This week I wrote to photographer and blogger David Lockwood (https://davidalockwoodphotography.com) about why he seemed to be returning to film. His replied, “The whole process of using film, gives me a feeling of accomplishment; probably like the painter putting on the last brush stroke. Film gives me a feeling of control over the final image.” And regarding film vs. digital he wrote, “The question of film or digital shouldn’t really be asked, it’s a bit like asking why does one paint with oils, and the other watercolours. Both can produce an image, but both give a totally different sensation to the mind eye.”
During the time I taught photography in the 1980s and 1990s for the University College of the Cariboo (now Thompson River University) my students used film. In my initial lectures I would tell them that as well as learning to acquire skills using a camera, they would need to learn how to become proficient in negative development and printing. I would emphasize that those serious enough to strive for a perfect final photograph would come to realize that what they did with the camera was only the beginning, and that their final print would set them apart as photographers. I would quote famous photographer Ansel Adams who said, “The negative is comparable to the composer’s score and the print to its performance…”
Film has now been set aside by many of those serious about photography, although I expect artists will use film creatively for years, nevertheless, even with advancing photographic digital technology Adams’ words from the past are still significant.
I intend to spend time discussing Mr. Lockwood’s insightful thoughts about film photography later, but first I want to say a few words about digital image making.
The digital camera doesn’t make a picture in the sense of light permanently imprinting itself with different intensities on a chemically sensitized surface like film. Instead there are sensors and in-camera computers processing light from thousands of photosites that we transfer to our computers as data files for conversion into countless pictorial possibilities.
I once attended a photography workshop during which one of the speakers said in the past he would get up early and drive to some scenic location hoping to capture an exotic sunrise, after which he would package up his film and send it to the lab and leave all decisions to some technician’s personal vision. However, now he transfers his image files to his computer and he alone controls how his photograph will be processed for viewing and finally printing.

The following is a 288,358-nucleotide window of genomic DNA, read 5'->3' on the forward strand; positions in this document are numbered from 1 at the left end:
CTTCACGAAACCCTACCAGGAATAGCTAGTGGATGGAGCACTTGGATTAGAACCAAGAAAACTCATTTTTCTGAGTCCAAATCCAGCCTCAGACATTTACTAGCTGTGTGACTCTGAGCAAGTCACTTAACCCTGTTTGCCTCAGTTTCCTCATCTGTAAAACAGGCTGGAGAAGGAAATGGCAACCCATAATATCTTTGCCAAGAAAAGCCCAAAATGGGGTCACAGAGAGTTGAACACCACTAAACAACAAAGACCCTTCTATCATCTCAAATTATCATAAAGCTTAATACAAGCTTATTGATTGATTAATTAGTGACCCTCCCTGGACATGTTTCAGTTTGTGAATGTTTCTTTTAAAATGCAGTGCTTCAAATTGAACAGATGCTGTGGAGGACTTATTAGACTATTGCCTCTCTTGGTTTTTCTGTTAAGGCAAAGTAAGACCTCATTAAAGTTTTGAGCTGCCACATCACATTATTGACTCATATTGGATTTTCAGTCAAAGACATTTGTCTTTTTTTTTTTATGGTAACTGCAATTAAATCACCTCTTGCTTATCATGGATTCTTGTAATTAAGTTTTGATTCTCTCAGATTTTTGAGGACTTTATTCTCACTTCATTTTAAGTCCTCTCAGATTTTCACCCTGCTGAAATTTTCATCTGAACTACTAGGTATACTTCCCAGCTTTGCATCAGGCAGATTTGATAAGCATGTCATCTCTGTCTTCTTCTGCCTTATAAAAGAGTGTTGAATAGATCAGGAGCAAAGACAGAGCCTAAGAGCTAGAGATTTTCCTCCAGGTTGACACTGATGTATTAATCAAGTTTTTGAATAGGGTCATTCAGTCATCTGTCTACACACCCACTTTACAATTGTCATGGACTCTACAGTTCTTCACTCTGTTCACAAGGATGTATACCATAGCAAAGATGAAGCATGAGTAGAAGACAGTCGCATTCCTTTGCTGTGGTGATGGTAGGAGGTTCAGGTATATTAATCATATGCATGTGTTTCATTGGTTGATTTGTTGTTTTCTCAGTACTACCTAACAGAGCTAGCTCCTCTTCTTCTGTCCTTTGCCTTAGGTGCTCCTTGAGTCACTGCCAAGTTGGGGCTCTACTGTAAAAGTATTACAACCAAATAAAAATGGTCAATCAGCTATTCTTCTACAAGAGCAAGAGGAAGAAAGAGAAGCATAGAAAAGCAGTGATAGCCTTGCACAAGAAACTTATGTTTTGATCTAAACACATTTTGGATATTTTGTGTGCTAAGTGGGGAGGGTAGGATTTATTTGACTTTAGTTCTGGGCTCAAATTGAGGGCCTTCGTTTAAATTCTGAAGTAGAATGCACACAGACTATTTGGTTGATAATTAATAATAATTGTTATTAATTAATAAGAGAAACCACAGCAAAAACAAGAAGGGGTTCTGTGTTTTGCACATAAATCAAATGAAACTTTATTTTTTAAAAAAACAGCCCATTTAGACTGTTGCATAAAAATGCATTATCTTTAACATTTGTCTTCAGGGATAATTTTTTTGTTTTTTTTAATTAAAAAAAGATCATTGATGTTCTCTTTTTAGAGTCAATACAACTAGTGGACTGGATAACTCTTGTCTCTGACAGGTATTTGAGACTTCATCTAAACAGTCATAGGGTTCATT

As in the days when I processed negatives in special chemicals and manipulated prints by adding and subtracting light, I now use computer programs to process my RAW images in my quest to perfect my vision.
I say the same thing to modern photographers as I did to my students, that what they do with the camera is only the beginning,
The image on exposed on film, although now a RAW image file, is only the “score” to the “final performance” – the photographic print.
A young photographer came into my shop announcing, with some kind of misplaced pride, that he would never use PhotoShop on any of his pictures because he was only into true reality. Although I didn’t comment, I thought about the manufacturer presets that were applied in-camera to his image files and the limited colour spaces his inadequate JPG files gave him, and his confused notion of photographic reality.
If he really wanted to step away from the unreality of computerized image making he should talk to David Lockwood who wrote, “The camera, light meter, film, paper and chemicals all go towards producing a single and unique image. That does not happen with digital; from the moment the shutter is pressed, the whole thing becomes a cloning process from which endless exact copies can be produced.” However, as Lockwood also says, “The question of film or digital shouldn’t really be asked… Both can produce an image…that give a totally different sensation to the mind eye.”